No reputable archaeologist seems to seriously consider whether maybe the guy just wanted funding, nor does anyone appear to have subjected the paint to any kind of carbon dating to see if maybe he just drew them there.
    Beyond me, how many "reputable archaeologists" do you know?

    Obviously this0 site isn't fully certified with anybody respectable, but it does raise some interesting points. I suppose I should also try and see if I can find any sources that explain to my why I *should* believe the cartouches aren't forgeries, so as not to be biased, and I think I will.
    Admittedly, the webpage linked has an interesting point with regard to the cartouche -though I fail to see why its significant in an attempt to introduce a discussion on space aliens. The author of the site seems to be suggesting that because the cartouche in the notebook of Howard Vyse has an error that the conclusion, therefore, is that the cartouche on the wall is wrong. I found it difficult to follow the author's point to be honest. Regardless, I fail to see what relevance this has overall.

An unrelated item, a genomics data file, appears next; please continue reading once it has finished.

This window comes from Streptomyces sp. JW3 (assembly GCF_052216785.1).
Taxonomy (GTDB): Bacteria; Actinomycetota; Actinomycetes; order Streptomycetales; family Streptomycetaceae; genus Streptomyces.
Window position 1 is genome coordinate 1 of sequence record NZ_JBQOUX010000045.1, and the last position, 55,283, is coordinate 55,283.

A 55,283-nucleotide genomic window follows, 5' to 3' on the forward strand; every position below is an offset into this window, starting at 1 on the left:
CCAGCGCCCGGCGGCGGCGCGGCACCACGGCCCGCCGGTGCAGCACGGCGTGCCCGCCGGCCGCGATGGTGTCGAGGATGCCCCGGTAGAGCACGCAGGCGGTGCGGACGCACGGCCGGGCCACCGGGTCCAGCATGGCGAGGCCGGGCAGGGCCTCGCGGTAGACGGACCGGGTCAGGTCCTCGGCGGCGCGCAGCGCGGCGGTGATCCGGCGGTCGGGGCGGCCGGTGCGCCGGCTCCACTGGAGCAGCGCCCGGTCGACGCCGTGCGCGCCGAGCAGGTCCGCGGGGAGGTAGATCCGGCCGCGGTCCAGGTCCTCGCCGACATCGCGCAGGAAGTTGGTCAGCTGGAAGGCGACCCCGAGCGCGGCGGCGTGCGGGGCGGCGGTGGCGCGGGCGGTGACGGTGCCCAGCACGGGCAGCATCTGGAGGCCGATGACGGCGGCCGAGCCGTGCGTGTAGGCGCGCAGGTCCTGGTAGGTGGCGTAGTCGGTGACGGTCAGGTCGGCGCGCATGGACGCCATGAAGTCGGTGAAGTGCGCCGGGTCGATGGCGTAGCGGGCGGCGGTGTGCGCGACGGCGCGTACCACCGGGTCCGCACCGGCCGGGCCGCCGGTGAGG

However: the fact these are the only known hieroglyphs inside the whole structure, and they're found in a relieving chamber that one would have to use dynamite in order to enter (and read them), kind of makes me wonder about the "Khufu built it in 23 years." story.
    Perhaps you've answered your own query. Clearly there is some sort of significance to you that there are no writings within the some of the tombs of Giza. Tombs where light was limited and audience absent (with exception to the gods/pharaohs who ostensibly knew already the information on the writings. But the real question, as I mentioned earlier, is why are their writings in later tombs.

    The knowledge that the tombs at Giza were filled with treasures was common during the Dynastic periods of Egypt. This is why later pharaohs were interred in elaborate, hidden tombs with their wealth. Many of these tombs contained inscriptions -but some also did not. Nearly all were looted in antiquity. Exceptions being a few lucky rulers like Tutankhamen.